Contact myContact = [SELECT Name, Title FROM Contact LIMIT 1];
        myContactName = myContact.Name;
    myContactTitle = myContact.Title;
        myLeadName = [SELECT Name FROM Lead LIMIT 1].Name;
    }
}

And we login as the user that has assigned my test profile, in which permissions were restricted:

Screen Shot 2016-11-06 at 12.58.09.png

We see that CRUD & FLS are not automatically enforced! How can we fix our controller to enforce CRUD & FLS?

public class CRUDTestController3 {

    public String myAccountName {get; set;}
    public String myContactName {get; set;}
    public String myContactTitle {get; set;}
    public String myLeadName {get; set;}
        
    public CRUDTestController3() {
        if (Schema.sObjectType.Account.fields.Name.isAccessible())
            myAccountName = [SELECT Name FROM Account LIMIT 1].Name;
        
        Contact myContact = [SELECT Name, Title FROM Contact LIMIT 1];
        
        if (Schema.sObjectType.Contact.fields.Name.isAccessible())
            myContactName = myContact.Name;
        
        if (Schema.sObjectType.Contact.fields.Title.isAccessible())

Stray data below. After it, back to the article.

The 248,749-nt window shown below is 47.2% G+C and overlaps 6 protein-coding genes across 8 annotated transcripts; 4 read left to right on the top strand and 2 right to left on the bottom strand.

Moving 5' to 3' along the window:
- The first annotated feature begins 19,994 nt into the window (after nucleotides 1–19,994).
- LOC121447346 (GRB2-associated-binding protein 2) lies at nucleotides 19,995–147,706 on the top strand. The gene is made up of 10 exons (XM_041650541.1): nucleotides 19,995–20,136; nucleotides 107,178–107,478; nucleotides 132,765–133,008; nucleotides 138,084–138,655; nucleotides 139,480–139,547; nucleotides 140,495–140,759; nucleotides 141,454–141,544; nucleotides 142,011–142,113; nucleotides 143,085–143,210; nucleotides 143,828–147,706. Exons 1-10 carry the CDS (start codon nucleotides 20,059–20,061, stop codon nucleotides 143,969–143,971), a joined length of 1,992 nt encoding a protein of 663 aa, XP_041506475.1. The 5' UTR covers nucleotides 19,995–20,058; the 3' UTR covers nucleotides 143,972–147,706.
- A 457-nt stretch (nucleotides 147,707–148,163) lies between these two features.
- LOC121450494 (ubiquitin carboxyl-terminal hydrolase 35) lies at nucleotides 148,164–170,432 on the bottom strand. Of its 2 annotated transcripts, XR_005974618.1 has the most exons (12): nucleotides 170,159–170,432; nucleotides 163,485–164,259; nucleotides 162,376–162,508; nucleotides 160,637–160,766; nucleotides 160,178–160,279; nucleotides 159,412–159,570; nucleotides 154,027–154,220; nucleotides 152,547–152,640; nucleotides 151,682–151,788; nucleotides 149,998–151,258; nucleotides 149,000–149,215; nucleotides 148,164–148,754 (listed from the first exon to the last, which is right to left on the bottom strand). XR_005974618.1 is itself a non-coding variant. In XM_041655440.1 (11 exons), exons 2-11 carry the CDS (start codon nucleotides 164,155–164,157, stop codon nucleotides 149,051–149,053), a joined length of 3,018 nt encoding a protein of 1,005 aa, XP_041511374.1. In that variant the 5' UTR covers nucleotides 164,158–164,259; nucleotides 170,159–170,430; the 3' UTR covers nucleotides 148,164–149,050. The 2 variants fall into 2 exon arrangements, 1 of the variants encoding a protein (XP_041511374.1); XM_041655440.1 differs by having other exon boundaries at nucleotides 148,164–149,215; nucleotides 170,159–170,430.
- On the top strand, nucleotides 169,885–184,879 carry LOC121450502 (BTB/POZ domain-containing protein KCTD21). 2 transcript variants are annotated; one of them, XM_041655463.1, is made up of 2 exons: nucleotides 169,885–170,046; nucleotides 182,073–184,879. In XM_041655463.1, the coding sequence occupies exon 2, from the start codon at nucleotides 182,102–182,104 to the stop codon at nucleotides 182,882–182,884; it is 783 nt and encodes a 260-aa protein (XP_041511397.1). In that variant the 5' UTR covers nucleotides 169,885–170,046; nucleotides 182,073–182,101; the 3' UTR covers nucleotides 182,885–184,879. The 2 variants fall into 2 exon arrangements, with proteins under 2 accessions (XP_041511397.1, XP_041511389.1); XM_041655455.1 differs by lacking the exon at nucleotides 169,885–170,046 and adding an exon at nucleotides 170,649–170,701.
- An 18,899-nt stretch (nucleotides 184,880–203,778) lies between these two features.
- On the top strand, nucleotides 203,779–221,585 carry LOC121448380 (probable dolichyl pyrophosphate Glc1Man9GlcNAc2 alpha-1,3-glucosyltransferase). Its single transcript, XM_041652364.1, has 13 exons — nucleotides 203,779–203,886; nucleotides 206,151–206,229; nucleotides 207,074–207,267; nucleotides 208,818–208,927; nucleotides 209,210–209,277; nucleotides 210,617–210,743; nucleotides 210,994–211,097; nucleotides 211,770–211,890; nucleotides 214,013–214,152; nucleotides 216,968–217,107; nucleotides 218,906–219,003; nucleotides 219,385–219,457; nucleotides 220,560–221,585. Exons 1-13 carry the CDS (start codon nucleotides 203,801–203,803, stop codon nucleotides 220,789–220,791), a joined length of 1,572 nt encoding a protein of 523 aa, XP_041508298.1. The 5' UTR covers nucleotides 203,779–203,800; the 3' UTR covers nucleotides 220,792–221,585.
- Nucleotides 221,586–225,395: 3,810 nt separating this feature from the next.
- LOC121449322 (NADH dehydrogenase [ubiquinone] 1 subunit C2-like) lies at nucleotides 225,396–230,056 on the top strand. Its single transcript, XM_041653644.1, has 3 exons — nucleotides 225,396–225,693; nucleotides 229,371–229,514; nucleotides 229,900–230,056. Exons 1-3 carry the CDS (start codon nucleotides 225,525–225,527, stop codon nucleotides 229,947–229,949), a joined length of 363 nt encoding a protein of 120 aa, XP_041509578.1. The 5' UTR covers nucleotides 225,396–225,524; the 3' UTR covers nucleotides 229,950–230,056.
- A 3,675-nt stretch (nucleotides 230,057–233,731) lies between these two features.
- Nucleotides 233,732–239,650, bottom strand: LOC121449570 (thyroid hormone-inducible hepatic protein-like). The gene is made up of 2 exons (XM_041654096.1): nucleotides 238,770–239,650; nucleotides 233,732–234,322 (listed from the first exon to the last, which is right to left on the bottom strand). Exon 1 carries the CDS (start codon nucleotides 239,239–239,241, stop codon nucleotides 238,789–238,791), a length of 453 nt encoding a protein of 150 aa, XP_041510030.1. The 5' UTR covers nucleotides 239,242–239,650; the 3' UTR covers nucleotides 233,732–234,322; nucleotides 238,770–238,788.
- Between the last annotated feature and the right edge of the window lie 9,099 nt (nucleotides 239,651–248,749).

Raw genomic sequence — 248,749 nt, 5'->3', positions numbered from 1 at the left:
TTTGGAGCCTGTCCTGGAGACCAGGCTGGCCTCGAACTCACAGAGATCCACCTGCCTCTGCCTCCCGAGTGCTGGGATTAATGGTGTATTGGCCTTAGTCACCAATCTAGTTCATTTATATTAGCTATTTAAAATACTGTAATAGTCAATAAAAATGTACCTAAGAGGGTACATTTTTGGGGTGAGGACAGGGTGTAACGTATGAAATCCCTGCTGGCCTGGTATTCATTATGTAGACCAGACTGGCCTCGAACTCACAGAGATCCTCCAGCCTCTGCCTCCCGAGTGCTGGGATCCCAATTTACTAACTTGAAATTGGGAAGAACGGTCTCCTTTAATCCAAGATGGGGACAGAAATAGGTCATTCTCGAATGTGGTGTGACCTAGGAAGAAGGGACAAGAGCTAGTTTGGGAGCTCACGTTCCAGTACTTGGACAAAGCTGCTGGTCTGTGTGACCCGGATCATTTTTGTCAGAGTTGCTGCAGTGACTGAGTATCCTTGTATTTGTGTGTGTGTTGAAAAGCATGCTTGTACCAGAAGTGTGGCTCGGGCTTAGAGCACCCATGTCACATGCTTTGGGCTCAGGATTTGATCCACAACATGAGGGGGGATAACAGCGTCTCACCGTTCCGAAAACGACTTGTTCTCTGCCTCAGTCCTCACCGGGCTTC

myContactTitle = myContact.Title;
        
        if (Schema.sObjectType.Lead.fields.Name.isAccessible())
            myLeadName = [SELECT Name FROM Lead LIMIT 1].Name;
    }
}

Now, if we log as the user with restricted permissions:

Screen Shot 2016-11-06 at 13.08.31.png

Note that for Account object, I had setup the full object with no access (CRUD), despite their fields were set as readable (FLS). In this case, checking CRUD or checking FLS will return no access, as CRUD is a more restrictive layer than FLS. We can define this relationship imagining a CRUD and an FLS layer that wrap the sObject. FLS layer only would have effect if the outer CRUD layer is surpassed.

We have seen in these examples how objects/fields readability can be set through profiles/permission sets and how Apex and Visualforce will behave. But, what about the other permissions?

  • U – Updatability: